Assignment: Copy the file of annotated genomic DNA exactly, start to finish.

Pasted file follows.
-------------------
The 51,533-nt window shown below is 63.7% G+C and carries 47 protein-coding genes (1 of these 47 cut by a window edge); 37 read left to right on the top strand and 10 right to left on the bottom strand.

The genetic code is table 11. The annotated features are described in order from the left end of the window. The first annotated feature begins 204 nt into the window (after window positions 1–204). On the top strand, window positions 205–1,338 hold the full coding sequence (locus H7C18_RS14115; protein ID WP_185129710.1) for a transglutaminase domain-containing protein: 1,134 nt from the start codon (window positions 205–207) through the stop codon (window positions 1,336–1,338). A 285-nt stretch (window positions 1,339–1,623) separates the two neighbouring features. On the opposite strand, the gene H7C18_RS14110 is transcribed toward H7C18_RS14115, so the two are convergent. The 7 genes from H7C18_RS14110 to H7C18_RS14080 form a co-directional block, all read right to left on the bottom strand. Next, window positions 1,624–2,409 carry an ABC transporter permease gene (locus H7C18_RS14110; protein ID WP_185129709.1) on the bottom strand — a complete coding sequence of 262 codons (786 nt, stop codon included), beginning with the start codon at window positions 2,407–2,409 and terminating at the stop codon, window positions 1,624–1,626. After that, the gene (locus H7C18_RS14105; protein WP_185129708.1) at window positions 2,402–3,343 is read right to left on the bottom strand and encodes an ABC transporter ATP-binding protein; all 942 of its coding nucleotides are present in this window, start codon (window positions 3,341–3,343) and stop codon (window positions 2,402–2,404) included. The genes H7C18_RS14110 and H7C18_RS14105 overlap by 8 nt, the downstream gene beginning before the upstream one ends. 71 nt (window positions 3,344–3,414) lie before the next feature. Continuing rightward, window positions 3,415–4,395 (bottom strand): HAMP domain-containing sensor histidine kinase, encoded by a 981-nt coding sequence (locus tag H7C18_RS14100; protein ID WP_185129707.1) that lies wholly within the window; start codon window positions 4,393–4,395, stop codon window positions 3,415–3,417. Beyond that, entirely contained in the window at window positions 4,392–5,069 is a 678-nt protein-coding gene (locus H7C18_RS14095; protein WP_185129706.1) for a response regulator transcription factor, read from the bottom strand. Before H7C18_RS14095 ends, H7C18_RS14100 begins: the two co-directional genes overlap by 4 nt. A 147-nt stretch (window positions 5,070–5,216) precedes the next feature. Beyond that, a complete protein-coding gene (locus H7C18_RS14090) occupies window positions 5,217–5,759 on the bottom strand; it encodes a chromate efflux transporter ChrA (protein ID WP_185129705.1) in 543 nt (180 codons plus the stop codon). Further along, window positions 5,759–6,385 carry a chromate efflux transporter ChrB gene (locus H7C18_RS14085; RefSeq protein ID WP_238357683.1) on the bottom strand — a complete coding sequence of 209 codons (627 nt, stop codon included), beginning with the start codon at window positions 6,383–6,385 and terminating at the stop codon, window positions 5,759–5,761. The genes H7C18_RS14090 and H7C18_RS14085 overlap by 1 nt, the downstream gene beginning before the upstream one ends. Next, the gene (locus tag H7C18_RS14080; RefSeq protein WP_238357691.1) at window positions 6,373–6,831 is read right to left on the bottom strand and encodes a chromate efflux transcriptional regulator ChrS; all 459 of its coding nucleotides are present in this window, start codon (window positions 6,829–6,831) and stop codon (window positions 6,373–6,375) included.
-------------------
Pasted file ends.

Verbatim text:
The 51,533-nt window shown below is 63.7% G+C and carries 47 protein-coding genes (1 of these 47 cut by a window edge); 37 read left to right on the top strand and 10 right to left on the bottom strand.

The genetic code is table 11. The annotated features are described in order from the left end of the window. The first annotated feature begins 204 nt into the window (after window positions 1–204). On the top strand, window positions 205–1,338 hold the full coding sequence (locus H7C18_RS14115; protein ID WP_185129710.1) for a transglutaminase domain-containing protein: 1,134 nt from the start codon (window positions 205–207) through the stop codon (window positions 1,336–1,338). A 285-nt stretch (window positions 1,339–1,623) separates the two neighbouring features. On the opposite strand, the gene H7C18_RS14110 is transcribed toward H7C18_RS14115, so the two are convergent. The 7 genes from H7C18_RS14110 to H7C18_RS14080 form a co-directional block, all read right to left on the bottom strand. Next, window positions 1,624–2,409 carry an ABC transporter permease gene (locus H7C18_RS14110; protein ID WP_185129709.1) on the bottom strand — a complete coding sequence of 262 codons (786 nt, stop codon included), beginning with the start codon at window positions 2,407–2,409 and terminating at the stop codon, window positions 1,624–1,626. After that, the gene (locus H7C18_RS14105; protein WP_185129708.1) at window positions 2,402–3,343 is read right to left on the bottom strand and encodes an ABC transporter ATP-binding protein; all 942 of its coding nucleotides are present in this window, start codon (window positions 3,341–3,343) and stop codon (window positions 2,402–2,404) included. The genes H7C18_RS14110 and H7C18_RS14105 overlap by 8 nt, the downstream gene beginning before the upstream one ends. 71 nt (window positions 3,344–3,414) lie before the next feature. Continuing rightward, window positions 3,415–4,395 (bottom strand): HAMP domain-containing sensor histidine kinase, encoded by a 981-nt coding sequence (locus tag H7C18_RS14100; protein ID WP_185129707.1) that lies wholly within the window; start codon window positions 4,393–4,395, stop codon window positions 3,415–3,417. Beyond that, entirely contained in the window at window positions 4,392–5,069 is a 678-nt protein-coding gene (locus H7C18_RS14095; protein WP_185129706.1) for a response regulator transcription factor, read from the bottom strand. Before H7C18_RS14095 ends, H7C18_RS14100 begins: the two co-directional genes overlap by 4 nt. A 147-nt stretch (window positions 5,070–5,216) precedes the next feature. Beyond that, a complete protein-coding gene (locus H7C18_RS14090) occupies window positions 5,217–5,759 on the bottom strand; it encodes a chromate efflux transporter ChrA (protein ID WP_185129705.1) in 543 nt (180 codons plus the stop codon). Further along, window positions 5,759–6,385 carry a chromate efflux transporter ChrB gene (locus H7C18_RS14085; RefSeq protein ID WP_238357683.1) on the bottom strand — a complete coding sequence of 209 codons (627 nt, stop codon included), beginning with the start codon at window positions 6,383–6,385 and terminating at the stop codon, window positions 5,759–5,761. The genes H7C18_RS14090 and H7C18_RS14085 overlap by 1 nt, the downstream gene beginning before the upstream one ends. Next, the gene (locus tag H7C18_RS14080; RefSeq protein WP_238357691.1) at window positions 6,373–6,831 is read right to left on the bottom strand and encodes a chromate efflux transcriptional regulator ChrS; all 459 of its coding nucleotides are present in this window, start codon (window positions 6,829–6,831) and stop codon (window positions 6,373–6,375) included.